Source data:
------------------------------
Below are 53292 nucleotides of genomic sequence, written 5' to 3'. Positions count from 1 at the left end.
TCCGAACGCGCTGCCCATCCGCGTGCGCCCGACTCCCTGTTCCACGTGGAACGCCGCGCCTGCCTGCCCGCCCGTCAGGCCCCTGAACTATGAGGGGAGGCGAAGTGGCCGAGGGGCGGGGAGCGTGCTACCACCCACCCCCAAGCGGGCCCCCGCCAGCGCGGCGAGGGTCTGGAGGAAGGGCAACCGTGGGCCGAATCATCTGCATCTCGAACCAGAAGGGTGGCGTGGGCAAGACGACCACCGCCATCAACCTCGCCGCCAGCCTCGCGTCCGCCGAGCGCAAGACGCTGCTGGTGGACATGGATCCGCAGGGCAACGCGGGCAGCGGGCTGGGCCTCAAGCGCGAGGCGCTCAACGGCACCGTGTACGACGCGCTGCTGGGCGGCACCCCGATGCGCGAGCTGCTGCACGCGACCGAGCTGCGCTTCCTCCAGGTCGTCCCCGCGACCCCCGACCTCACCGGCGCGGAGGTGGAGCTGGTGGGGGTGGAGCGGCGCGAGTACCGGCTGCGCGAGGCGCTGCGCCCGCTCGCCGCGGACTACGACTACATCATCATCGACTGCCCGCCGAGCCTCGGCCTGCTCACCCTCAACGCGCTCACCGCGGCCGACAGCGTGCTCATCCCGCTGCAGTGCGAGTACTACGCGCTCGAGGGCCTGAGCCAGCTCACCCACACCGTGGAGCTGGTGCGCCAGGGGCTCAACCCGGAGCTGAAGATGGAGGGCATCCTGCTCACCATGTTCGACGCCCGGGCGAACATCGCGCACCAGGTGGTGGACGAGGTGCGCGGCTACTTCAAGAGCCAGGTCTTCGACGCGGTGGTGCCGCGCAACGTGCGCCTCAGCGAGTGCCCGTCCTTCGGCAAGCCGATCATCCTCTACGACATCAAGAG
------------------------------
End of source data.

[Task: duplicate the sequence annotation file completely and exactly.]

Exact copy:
Below are 53292 nucleotides of genomic sequence, written 5' to 3'. Positions count from 1 at the left end.
TCCGAACGCGCTGCCCATCCGCGTGCGCCCGACTCCCTGTTCCACGTGGAACGCCGCGCCTGCCTGCCCGCCCGTCAGGCCCCTGAACTATGAGGGGAGGCGAAGTGGCCGAGGGGCGGGGAGCGTGCTACCACCCACCCCCAAGCGGGCCCCCGCCAGCGCGGCGAGGGTCTGGAGGAAGGGCAACCGTGGGCCGAATCATCTGCATCTCGAACCAGAAGGGTGGCGTGGGCAAGACGACCACCGCCATCAACCTCGCCGCCAGCCTCGCGTCCGCCGAGCGCAAGACGCTGCTGGTGGACATGGATCCGCAGGGCAACGCGGGCAGCGGGCTGGGCCTCAAGCGCGAGGCGCTCAACGGCACCGTGTACGACGCGCTGCTGGGCGGCACCCCGATGCGCGAGCTGCTGCACGCGACCGAGCTGCGCTTCCTCCAGGTCGTCCCCGCGACCCCCGACCTCACCGGCGCGGAGGTGGAGCTGGTGGGGGTGGAGCGGCGCGAGTACCGGCTGCGCGAGGCGCTGCGCCCGCTCGCCGCGGACTACGACTACATCATCATCGACTGCCCGCCGAGCCTCGGCCTGCTCACCCTCAACGCGCTCACCGCGGCCGACAGCGTGCTCATCCCGCTGCAGTGCGAGTACTACGCGCTCGAGGGCCTGAGCCAGCTCACCCACACCGTGGAGCTGGTGCGCCAGGGGCTCAACCCGGAGCTGAAGATGGAGGGCATCCTGCTCACCATGTTCGACGCCCGGGCGAACATCGCGCACCAGGTGGTGGACGAGGTGCGCGGCTACTTCAAGAGCCAGGTCTTCGACGCGGTGGTGCCGCGCAACGTGCGCCTCAGCGAGTGCCCGTCCTTCGGCAAGCCGATCATCCTCTACGACATCAAGAG